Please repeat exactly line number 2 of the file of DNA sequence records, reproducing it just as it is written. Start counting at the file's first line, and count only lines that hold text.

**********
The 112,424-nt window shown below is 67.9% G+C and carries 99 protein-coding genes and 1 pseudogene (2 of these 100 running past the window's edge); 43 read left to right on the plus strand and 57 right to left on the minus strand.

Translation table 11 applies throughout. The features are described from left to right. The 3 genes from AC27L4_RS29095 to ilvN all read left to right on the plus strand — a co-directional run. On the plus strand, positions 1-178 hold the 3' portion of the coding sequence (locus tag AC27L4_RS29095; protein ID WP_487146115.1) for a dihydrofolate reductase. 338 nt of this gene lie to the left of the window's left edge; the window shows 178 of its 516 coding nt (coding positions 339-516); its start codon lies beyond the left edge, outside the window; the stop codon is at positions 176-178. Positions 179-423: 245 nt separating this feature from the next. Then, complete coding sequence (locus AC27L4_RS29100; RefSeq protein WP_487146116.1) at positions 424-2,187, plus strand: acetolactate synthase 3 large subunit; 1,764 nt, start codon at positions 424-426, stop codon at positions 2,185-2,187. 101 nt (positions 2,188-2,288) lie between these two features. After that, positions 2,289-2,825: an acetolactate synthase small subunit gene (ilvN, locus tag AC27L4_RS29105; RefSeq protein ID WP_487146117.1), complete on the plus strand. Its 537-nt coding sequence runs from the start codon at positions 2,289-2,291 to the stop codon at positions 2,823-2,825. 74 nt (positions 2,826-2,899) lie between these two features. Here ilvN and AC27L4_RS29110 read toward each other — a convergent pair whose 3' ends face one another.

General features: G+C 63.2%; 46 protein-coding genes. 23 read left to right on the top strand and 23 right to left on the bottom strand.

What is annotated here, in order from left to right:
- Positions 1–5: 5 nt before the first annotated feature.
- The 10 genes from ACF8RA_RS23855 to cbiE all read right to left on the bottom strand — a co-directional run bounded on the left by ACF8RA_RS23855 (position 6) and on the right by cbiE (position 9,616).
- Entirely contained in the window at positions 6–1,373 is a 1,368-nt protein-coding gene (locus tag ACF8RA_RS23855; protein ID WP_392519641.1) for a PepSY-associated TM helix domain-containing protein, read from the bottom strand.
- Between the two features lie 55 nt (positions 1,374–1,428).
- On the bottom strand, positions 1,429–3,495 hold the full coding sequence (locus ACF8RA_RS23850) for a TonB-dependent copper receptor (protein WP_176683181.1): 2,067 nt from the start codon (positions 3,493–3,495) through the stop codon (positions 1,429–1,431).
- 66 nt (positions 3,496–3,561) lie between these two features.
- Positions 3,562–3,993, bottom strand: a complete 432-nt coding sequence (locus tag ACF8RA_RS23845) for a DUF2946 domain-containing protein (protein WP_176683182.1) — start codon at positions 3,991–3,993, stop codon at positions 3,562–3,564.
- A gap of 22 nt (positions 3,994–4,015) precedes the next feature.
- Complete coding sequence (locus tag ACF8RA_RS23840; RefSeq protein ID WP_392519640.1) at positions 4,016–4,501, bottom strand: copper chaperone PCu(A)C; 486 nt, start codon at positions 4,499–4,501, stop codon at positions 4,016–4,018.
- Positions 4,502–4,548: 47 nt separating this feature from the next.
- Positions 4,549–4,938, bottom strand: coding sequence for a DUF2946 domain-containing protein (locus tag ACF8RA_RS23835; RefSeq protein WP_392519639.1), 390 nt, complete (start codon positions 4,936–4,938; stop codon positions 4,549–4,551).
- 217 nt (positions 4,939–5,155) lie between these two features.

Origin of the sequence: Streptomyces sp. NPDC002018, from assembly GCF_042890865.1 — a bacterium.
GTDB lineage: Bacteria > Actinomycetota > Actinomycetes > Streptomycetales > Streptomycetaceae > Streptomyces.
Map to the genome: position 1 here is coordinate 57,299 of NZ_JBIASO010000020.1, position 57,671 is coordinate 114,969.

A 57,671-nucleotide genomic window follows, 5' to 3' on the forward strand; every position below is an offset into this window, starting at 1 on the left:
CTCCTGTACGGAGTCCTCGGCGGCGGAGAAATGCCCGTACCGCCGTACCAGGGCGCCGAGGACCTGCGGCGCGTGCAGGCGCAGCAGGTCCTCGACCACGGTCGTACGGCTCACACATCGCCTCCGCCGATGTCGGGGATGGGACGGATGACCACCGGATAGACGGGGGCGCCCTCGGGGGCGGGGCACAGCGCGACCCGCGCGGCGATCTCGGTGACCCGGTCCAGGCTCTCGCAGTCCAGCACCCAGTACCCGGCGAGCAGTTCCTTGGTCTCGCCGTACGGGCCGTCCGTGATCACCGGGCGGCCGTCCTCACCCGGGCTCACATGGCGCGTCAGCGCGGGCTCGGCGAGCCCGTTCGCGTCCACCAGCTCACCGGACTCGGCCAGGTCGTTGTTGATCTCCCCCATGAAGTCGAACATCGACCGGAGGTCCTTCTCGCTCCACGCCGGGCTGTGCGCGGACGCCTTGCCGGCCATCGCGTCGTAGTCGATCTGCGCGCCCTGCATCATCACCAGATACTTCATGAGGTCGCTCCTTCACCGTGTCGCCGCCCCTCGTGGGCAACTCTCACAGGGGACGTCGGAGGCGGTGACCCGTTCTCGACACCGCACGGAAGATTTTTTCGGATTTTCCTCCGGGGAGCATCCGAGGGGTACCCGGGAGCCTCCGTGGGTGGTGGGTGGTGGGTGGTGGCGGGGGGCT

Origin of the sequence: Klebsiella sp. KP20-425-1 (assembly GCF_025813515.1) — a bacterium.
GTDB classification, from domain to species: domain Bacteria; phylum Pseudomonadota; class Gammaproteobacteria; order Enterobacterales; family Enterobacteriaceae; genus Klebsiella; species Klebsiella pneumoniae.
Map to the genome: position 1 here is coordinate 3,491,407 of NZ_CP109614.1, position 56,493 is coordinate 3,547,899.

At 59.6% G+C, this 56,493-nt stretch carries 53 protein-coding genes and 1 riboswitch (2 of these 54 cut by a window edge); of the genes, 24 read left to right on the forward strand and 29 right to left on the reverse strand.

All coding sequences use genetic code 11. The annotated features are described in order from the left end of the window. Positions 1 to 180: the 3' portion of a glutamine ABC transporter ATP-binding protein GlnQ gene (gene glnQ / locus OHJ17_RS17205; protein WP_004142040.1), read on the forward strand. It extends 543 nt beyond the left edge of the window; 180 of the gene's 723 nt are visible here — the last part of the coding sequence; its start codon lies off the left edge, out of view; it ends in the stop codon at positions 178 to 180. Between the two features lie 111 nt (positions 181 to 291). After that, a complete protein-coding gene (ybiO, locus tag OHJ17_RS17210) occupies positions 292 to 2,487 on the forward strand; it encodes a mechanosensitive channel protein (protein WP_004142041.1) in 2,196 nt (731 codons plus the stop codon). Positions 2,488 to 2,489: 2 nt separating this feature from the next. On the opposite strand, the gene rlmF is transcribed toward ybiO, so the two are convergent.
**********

Translation table 11 applies throughout. The features are described from left to right. The 3 genes from AC27L4_RS29095 to ilvN all read left to right on the plus strand — a co-directional run. On the plus strand, positions 1-178 hold the 3' portion of the coding sequence (locus tag AC27L4_RS29095; protein ID WP_487146115.1) for a dihydrofolate reductase. 338 nt of this gene lie to the left of the window's left edge; the window shows 178 of its 516 coding nt (coding positions 339-516); its start codon lies beyond the left edge, outside the window; the stop codon is at positions 176-178. Positions 179-423: 245 nt separating this feature from the next. Then, complete coding sequence (locus AC27L4_RS29100; RefSeq protein WP_487146116.1) at positions 424-2,187, plus strand: acetolactate synthase 3 large subunit; 1,764 nt, start codon at positions 424-426, stop codon at positions 2,185-2,187. 101 nt (positions 2,188-2,288) lie between these two features. After that, positions 2,289-2,825: an acetolactate synthase small subunit gene (ilvN, locus tag AC27L4_RS29105; RefSeq protein ID WP_487146117.1), complete on the plus strand. Its 537-nt coding sequence runs from the start codon at positions 2,289-2,291 to the stop codon at positions 2,823-2,825. 74 nt (positions 2,826-2,899) lie between these two features. Here ilvN and AC27L4_RS29110 read toward each other — a convergent pair whose 3' ends face one another.